Read the November 8, 2013, Image of the Day for part 1 of this story.
About a year after the Waldo Canyon fire became the most destructive in Colorado history, an even more damaging blaze emerged in Black Forest, a suburb of Colorado Springs. Known for its thick ponderosa pine forest, Black Forest sits at the wildland-urban interface (WUI), the fire-prone zone where wilderness and human development meet. The Black Forest fire, which began on June 11, 2013, destroyed 486 homes before firefighters finally contained it nine days later.
Much like the Waldo Canyon fire, a variety of factors came together to make the Black Forest blaze so destructive. Since 2012, a powerful drought had parched Colorado’s forests. And when the fire started, Colorado was broiling in the sort of record-setting heat wave that climatologists say has become more likely because of global warming.
The drought and the heat, combined with gusty winds, meant that any fire in Black Forest in summer 2013 would be a serious threat. But development may have heightened the risk. In the 1960s, there were fewer than 100 homes in the area, mostly rustic vacation cabins. According to the Colorado Springs Independent, a reduction in the minimum lot size and a new water supply rule in the 1980s caused Black Forest’s population to swell with new developments such as High Forest Ranch and Cathedral Pines. By the time the 2013 fire hit, there were 1,603 houses in Black Forest.
In just a few days, the Black Forest fire destroyed a third of these homes. See the satellite images above, acquired by Landsat 4 and Landsat 8, to compare development patterns in the area in 1985 and 2013. Note that in 2013 a dark burn scar cuts directly through many of the densely-populated neighborhoods.
Even as Colorado Springs and Black Forest residents rebuild in the wake of the fires, many experts worry that development trends and climate could make destructive fires the norm in the future. An analysis of U.S. Census data by Rocky Mountain PBS found that one in four Colorado homes are now located in a fire zone.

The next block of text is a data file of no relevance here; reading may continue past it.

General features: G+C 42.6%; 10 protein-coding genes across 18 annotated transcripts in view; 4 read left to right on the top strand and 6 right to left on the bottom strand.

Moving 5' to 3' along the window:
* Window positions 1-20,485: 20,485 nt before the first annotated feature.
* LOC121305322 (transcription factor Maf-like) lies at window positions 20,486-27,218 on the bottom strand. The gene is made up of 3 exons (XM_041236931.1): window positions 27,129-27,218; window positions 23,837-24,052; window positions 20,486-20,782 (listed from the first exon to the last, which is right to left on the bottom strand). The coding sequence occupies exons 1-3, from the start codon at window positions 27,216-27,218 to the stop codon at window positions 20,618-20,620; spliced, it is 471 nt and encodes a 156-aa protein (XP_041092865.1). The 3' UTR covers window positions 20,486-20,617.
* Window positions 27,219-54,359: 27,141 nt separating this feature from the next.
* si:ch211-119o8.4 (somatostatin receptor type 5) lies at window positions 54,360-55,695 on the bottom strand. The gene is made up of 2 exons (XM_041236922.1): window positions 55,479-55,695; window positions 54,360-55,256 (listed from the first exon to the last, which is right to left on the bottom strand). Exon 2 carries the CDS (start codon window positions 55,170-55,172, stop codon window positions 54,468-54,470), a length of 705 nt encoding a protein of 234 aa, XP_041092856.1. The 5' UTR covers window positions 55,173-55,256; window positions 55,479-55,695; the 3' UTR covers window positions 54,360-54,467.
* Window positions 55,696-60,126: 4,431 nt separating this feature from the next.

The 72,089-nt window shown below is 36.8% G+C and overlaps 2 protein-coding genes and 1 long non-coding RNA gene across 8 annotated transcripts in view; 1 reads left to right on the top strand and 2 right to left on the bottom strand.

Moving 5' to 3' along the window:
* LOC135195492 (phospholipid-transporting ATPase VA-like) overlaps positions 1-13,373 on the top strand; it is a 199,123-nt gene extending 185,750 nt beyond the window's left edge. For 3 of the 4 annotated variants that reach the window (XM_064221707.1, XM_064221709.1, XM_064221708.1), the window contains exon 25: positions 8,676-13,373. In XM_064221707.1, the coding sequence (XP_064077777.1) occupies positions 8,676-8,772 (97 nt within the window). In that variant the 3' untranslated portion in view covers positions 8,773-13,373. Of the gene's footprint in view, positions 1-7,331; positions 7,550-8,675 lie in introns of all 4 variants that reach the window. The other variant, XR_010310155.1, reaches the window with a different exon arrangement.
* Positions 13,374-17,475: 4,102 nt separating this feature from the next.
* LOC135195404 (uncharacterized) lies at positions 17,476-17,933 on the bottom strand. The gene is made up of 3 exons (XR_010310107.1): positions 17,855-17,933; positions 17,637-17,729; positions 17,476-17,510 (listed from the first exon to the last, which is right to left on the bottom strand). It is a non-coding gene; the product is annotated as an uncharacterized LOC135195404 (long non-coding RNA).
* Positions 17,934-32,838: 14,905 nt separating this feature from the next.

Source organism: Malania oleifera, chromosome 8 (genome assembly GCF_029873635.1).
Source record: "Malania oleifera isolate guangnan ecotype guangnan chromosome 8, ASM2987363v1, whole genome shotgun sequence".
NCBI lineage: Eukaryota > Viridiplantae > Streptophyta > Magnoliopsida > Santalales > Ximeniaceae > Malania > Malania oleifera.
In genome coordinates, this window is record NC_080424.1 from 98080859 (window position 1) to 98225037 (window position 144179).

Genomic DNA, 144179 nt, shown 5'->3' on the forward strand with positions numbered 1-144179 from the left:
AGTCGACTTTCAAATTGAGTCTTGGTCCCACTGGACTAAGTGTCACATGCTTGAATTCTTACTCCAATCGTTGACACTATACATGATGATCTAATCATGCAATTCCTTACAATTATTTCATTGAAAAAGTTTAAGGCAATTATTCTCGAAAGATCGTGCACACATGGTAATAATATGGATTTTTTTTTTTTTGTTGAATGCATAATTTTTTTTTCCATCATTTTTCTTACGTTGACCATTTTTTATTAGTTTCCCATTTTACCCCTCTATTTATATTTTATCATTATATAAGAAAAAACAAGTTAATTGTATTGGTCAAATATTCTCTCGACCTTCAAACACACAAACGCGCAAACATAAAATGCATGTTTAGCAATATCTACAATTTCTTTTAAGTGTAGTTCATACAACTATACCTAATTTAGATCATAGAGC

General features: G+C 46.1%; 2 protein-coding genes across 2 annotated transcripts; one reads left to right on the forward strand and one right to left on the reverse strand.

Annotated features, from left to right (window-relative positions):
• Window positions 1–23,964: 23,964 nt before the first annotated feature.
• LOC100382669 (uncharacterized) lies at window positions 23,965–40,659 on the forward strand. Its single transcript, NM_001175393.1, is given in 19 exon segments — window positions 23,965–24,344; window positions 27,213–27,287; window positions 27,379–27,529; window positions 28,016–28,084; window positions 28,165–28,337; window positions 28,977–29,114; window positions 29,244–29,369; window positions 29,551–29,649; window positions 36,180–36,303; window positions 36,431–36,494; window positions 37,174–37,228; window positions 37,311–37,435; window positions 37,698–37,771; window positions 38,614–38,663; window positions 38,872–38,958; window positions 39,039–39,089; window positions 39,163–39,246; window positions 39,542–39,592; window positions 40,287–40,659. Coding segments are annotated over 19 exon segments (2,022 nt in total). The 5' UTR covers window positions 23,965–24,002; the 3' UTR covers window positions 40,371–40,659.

In October 2013, a task force appointed by the Colorado governor called for stricter building codes and more education about the risks of living within the wildland-urban interface. According to a Colorado State University study, the size of America’s WUI expanded from 300,000 square kilometers in 1970 to 450,000 square kilometers in 2000. By 2030, researchers expect it will increase another 10 percent.
“Most wildland fire policies to date have focused on reducing wildfire risk by removing trees and forest fuels, but we need a paradigm shift,” said Tania Schoennagel, a wildfire expert at the University of Colorado–Boulder. “We need to start focusing on limiting residential development in fire-prone forests and working hard to create fire-resistant communities in the wildland-urban interface to minimize future losses.”
References and Further Reading
- Colorado Springs Independent (2013, August 21) How Black Forest became ripe for historic wildfire damage. Accessed October 21, 2013.
- INews Red Zone: Colorado’s Growing Wildfire Danger. Accessed October 21, 2013.
- Denver Post Task Force: Colorado homeowners should pay to live in burn zones. Accessed October 21, 2013.
- Theobald, D. & Romme, W. (2007, December 7) Expansion of the US wildland-urban interface. Landscapes and Urban Planning, 83 (4), 340-354.
- Colorado State University Colorado’s Wildand-Urban Interface, Current and Projected. Accessed October 21, 2013.
NASA Earth Observatory images by Jesse Allen and Robert Simmon, using Landsat 4 and Landsat 8 data from the USGS Earth Explorer. Caption by Adam Voiland.
- Landsat 4 - TM
- Landsat 8 - OLI